Still, Sargent contends

What’s funny to me about this whole episode is that it reveals how challenging it is for the saner variety of Republicans to reason with some of their constituents about the President. Coburn is struggling to talk a constituent out of his anxiety that Obama actively wants to destroy the country. He needs to find a way of defending Obama’s motives that a constituent inclined to believe the worst about Obama might be able to listen to and even tolerate. So Coburn hit on this way of defending Obama while still keeping his argument confined within a world view that this constituent might find acceptable. It’s not easy being a Republican official these days.

Coburn cleverly "hit on this way" by stereotyping black males and by making assumptions about Obama's rise. The problem, in Sargent's view, is not a wealthy, educated pol pandering- no, he's only valiantly "struggling to talk a constituent out of his anxiety." Unfortunately, while the citizen is "inclined to believe the worst about Obama," a United States Senator is trying to reinforce these instincts- about both the President and a whole group of Americans. "It's not easy being a Republican official these days," Sargent argues, though on Social Security, tax cuts, and probably other issues, those same individuals the journalist finds intolerant are way ahead of, and more reasonable than, their elected representatives. Perhaps Sargent feared also that an angry mob of the great unwashed awaited any GOP candidate who would emerge from the presidential debate after being unwilling to commit himself/herself to a "read my lips, no new taxes" pledge.

While Walsh believes Sargent may have been prompted by being "an always generous person," another explanation can emerge from her recognition that

Coburn is right about one thing. Our president does have a dependency problem. He's overly dependent on the nonexistent goodwill of Republicans who are out to destroy not only his presidency, but the entire system of social opportunity built by the Democratic Party, belatedly and briefly supported by Republicans like Dwight Eisenhower and Richard Nixon, over the last 80 years. Obama's dependency on the notion that he's the lone man who can reason with implacable enemies and lure them to compromise is deeply debilitating, for him and for his party.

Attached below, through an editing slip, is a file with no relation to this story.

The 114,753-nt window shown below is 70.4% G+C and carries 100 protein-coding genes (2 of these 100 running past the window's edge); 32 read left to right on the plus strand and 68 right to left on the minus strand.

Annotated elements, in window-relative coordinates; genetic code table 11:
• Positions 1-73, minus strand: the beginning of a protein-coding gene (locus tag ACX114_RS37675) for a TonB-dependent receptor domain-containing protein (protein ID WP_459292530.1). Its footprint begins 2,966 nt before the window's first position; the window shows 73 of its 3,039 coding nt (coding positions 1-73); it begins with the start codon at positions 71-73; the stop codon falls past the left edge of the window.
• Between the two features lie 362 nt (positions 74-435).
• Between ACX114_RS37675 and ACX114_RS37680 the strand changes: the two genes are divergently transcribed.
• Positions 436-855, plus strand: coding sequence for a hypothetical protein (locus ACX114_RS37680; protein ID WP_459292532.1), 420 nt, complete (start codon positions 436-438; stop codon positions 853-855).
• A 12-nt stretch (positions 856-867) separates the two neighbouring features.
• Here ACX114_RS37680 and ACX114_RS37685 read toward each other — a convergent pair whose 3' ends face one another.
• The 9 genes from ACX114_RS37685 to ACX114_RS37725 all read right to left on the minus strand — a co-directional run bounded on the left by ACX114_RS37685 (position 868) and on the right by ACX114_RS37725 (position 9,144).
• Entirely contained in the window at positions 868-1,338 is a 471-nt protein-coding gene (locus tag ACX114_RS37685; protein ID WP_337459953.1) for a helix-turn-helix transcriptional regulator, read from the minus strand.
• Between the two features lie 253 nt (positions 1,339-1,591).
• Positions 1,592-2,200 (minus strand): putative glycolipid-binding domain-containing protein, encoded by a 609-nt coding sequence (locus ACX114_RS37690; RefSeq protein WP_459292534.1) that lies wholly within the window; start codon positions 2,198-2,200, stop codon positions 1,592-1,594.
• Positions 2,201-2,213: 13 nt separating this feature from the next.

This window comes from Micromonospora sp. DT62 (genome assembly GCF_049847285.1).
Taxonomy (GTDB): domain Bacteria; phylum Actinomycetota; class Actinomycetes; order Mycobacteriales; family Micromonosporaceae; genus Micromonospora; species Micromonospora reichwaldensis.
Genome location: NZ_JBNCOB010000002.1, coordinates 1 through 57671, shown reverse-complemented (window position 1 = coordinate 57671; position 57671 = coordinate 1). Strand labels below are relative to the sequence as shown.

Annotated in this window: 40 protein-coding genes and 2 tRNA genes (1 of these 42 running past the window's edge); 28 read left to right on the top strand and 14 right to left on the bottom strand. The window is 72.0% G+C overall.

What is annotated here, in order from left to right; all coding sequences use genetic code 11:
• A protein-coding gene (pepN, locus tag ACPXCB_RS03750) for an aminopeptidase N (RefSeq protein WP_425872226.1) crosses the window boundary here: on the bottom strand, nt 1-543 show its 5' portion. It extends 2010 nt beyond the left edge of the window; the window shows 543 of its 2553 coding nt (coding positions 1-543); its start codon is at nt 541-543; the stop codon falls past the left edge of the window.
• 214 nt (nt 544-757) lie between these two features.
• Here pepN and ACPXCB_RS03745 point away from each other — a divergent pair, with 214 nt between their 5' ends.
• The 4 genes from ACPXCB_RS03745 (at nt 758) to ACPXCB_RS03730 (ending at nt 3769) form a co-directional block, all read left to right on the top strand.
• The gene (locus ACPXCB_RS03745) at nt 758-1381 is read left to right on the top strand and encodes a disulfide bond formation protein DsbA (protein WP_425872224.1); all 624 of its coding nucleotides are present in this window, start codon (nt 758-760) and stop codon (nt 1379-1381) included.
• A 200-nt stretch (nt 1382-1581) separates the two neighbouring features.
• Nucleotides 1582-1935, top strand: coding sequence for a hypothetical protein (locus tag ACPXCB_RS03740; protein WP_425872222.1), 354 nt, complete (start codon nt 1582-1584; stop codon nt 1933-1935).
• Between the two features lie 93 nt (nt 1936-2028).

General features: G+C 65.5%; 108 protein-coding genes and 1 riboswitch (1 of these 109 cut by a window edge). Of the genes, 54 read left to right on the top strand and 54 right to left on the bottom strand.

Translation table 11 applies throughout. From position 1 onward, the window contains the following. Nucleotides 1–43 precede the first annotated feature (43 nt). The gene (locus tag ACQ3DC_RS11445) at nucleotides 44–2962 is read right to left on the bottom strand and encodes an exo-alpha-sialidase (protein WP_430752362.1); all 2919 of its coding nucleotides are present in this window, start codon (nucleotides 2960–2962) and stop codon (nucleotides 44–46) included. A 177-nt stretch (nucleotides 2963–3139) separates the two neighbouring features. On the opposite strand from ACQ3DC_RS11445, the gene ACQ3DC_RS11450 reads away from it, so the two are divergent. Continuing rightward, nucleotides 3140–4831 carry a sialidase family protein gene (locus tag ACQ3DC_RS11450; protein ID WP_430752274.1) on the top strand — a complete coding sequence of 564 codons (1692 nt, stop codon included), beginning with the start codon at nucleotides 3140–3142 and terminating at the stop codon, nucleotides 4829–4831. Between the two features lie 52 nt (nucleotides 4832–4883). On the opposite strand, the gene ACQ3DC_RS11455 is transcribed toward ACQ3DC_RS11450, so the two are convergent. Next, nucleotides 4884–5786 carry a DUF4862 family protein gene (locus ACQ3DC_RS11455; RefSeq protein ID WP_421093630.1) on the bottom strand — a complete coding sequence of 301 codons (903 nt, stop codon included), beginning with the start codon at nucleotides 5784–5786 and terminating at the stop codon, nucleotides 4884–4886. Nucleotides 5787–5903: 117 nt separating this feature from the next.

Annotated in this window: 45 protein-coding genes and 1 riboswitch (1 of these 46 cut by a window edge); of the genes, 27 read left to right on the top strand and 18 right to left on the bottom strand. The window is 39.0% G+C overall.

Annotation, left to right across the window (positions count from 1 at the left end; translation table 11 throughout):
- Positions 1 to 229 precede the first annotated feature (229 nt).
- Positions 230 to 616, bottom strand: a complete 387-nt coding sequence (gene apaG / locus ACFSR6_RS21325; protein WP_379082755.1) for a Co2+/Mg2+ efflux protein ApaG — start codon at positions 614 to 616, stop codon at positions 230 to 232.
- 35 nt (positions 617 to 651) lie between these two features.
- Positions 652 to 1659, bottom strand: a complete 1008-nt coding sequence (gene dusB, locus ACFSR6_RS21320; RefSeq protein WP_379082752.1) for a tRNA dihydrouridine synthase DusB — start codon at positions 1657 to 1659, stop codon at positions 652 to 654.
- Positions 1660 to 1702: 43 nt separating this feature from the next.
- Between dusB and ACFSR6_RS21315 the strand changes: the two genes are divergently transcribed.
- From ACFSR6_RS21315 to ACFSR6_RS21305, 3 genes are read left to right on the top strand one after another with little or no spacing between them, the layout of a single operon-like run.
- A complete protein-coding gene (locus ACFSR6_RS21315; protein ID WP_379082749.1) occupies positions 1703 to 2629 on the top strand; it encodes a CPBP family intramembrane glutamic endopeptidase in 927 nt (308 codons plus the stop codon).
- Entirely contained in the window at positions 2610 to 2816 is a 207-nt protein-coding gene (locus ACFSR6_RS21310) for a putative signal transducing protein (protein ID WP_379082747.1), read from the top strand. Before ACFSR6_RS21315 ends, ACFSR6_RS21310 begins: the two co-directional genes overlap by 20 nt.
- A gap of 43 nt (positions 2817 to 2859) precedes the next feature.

Greg Sargent never has lost his faith in the Man of Hope and Change and, Walsh notes, Coburn

is supposed to be one of the president's few "friends" on the other side of the aisle. Obama has repeatedly touted his "unlikely friendship" with Coburn, calling him his friend and his "brother in Christ" at this year's "National Prayer Breakfast." He's a member of the deficit-hawk "Gang of Six" much praised by the president. Coburn has called Obama a "wonderful man."

Perhaps Greg Sargent would be uncomfortable criticizing someone whom he believes is reasonable and open-minded and whom Obama is counting on to bring other Republicans around. Or he could be taking a more hard-headed, realistic approach, possibly needing to open a line of communication with an influential Senator who has a relationship with the President. Quite likely, the Washington Post journalist has far less need of establishing contacts with ordinary Oklahomans, in need of care and feeding by those "saner variety of Republicans."